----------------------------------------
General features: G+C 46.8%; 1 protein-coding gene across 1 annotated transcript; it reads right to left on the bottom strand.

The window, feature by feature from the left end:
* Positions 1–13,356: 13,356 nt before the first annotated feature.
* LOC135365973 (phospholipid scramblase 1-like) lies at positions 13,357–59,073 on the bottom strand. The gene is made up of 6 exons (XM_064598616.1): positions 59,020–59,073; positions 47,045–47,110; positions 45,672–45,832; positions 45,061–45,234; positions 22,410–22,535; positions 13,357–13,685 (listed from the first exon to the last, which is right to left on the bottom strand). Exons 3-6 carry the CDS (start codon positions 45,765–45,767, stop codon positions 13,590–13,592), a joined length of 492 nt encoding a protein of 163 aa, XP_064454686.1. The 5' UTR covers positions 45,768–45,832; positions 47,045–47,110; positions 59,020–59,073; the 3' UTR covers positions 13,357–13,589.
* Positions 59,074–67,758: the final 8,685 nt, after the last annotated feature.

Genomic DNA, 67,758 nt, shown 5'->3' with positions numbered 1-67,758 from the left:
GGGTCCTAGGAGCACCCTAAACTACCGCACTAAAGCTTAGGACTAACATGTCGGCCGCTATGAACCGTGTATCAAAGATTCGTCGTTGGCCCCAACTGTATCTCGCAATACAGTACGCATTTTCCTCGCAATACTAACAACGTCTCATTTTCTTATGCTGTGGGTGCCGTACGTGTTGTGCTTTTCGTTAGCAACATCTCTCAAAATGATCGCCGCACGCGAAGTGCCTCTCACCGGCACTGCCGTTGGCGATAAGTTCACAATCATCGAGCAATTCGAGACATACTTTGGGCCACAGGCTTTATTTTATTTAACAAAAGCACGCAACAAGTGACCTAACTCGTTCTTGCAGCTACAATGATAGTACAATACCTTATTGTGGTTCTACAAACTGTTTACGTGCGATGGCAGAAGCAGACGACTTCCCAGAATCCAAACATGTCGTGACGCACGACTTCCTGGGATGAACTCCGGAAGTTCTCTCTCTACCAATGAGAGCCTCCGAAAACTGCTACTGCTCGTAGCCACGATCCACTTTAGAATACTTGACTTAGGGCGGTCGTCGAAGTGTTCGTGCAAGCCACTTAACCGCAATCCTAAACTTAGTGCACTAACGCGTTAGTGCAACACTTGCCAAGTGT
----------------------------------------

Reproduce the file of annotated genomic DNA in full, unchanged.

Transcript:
General features: G+C 46.8%; 1 protein-coding gene across 1 annotated transcript; it reads right to left on the bottom strand.

The window, feature by feature from the left end:
* Positions 1–13,356: 13,356 nt before the first annotated feature.
* LOC135365973 (phospholipid scramblase 1-like) lies at positions 13,357–59,073 on the bottom strand. The gene is made up of 6 exons (XM_064598616.1): positions 59,020–59,073; positions 47,045–47,110; positions 45,672–45,832; positions 45,061–45,234; positions 22,410–22,535; positions 13,357–13,685 (listed from the first exon to the last, which is right to left on the bottom strand). Exons 3-6 carry the CDS (start codon positions 45,765–45,767, stop codon positions 13,590–13,592), a joined length of 492 nt encoding a protein of 163 aa, XP_064454686.1. The 5' UTR covers positions 45,768–45,832; positions 47,045–47,110; positions 59,020–59,073; the 3' UTR covers positions 13,357–13,589.
* Positions 59,074–67,758: the final 8,685 nt, after the last annotated feature.

Genomic DNA, 67,758 nt, shown 5'->3' with positions numbered 1-67,758 from the left:
GGGTCCTAGGAGCACCCTAAACTACCGCACTAAAGCTTAGGACTAACATGTCGGCCGCTATGAACCGTGTATCAAAGATTCGTCGTTGGCCCCAACTGTATCTCGCAATACAGTACGCATTTTCCTCGCAATACTAACAACGTCTCATTTTCTTATGCTGTGGGTGCCGTACGTGTTGTGCTTTTCGTTAGCAACATCTCTCAAAATGATCGCCGCACGCGAAGTGCCTCTCACCGGCACTGCCGTTGGCGATAAGTTCACAATCATCGAGCAATTCGAGACATACTTTGGGCCACAGGCTTTATTTTATTTAACAAAAGCACGCAACAAGTGACCTAACTCGTTCTTGCAGCTACAATGATAGTACAATACCTTATTGTGGTTCTACAAACTGTTTACGTGCGATGGCAGAAGCAGACGACTTCCCAGAATCCAAACATGTCGTGACGCACGACTTCCTGGGATGAACTCCGGAAGTTCTCTCTCTACCAATGAGAGCCTCCGAAAACTGCTACTGCTCGTAGCCACGATCCACTTTAGAATACTTGACTTAGGGCGGTCGTCGAAGTGTTCGTGCAAGCCACTTAACCGCAATCCTAAACTTAGTGCACTAACGCGTTAGTGCAACACTTGCCAAGTGT